Jen: That's great to hear!
Jen: Many people (myself included) feel daunted by intarsia, or have had bad experiences of picture projects with too many tangled ends. I am very keen to make Harewood - as I am sure many others will be too - so can you offer any advice on starting again with intarsia. I have a sneaking suspicion that with the right project, it doesn’t need to be the frustrating experience that many see it as.
Bristol: I think we all got intimidated by the idea of intarsia and the overwhelming bird’s nest of tangled ends that was the wrong side of our work! Then there’s the drama of gaps at the join, trying to make sure that the floats were long enough when we moved over a few stitches, attempting to weave in ends discreetly... it looks like a whole handful of trouble. But! The thing I love most about Harewood is that, while it looks complicated, the chevron increases and decreases are moving the intarsia rather than the intarsia shifting stitches on its own, so it’s a very clear-cut and simple execution. You get to concentrate on the increases and decreases doing the hard work! What I did to keep the colors straight was to lay each bobbin or butterfly in a row, and then just make sure to flip the work in the same direction every time. After a single right side row, it looks like you’ve made an unholy mess, but when you work back on the wrong side, it’ll untwist as it goes. I will also confess that detangling is a total guilty pleasure for me, so I never quite mind if I get a little bit of straightening-out time!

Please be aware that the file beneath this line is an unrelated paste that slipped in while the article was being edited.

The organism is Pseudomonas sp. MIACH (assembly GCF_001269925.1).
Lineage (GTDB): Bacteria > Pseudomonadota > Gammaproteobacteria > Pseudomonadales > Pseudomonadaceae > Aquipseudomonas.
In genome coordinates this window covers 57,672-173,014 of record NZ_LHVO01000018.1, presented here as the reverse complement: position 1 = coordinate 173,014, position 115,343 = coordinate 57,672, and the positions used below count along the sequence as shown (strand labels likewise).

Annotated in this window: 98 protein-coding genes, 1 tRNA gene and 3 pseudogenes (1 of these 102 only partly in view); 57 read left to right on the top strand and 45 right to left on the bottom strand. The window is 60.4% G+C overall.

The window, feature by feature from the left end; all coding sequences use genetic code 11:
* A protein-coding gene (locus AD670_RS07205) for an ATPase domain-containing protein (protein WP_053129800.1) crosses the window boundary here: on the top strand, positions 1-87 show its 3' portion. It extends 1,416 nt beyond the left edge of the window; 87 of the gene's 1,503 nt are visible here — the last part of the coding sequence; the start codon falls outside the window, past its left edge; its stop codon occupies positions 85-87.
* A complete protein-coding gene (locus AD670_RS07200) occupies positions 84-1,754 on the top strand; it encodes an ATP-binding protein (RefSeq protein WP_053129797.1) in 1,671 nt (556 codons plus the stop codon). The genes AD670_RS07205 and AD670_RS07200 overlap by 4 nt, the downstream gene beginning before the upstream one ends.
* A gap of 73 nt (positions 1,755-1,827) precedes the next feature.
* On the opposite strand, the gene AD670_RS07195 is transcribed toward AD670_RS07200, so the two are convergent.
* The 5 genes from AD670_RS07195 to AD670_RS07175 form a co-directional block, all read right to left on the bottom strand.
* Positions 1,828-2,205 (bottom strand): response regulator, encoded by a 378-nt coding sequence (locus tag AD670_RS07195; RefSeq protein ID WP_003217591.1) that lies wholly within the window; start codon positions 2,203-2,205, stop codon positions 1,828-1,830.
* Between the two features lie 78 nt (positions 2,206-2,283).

Jen: Many, many thanks Bristol for sharing your insight and the ideas behind your beautiful Harewood Hap.
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First image © Bristol Ivy, all other images © Kate Davies Designs.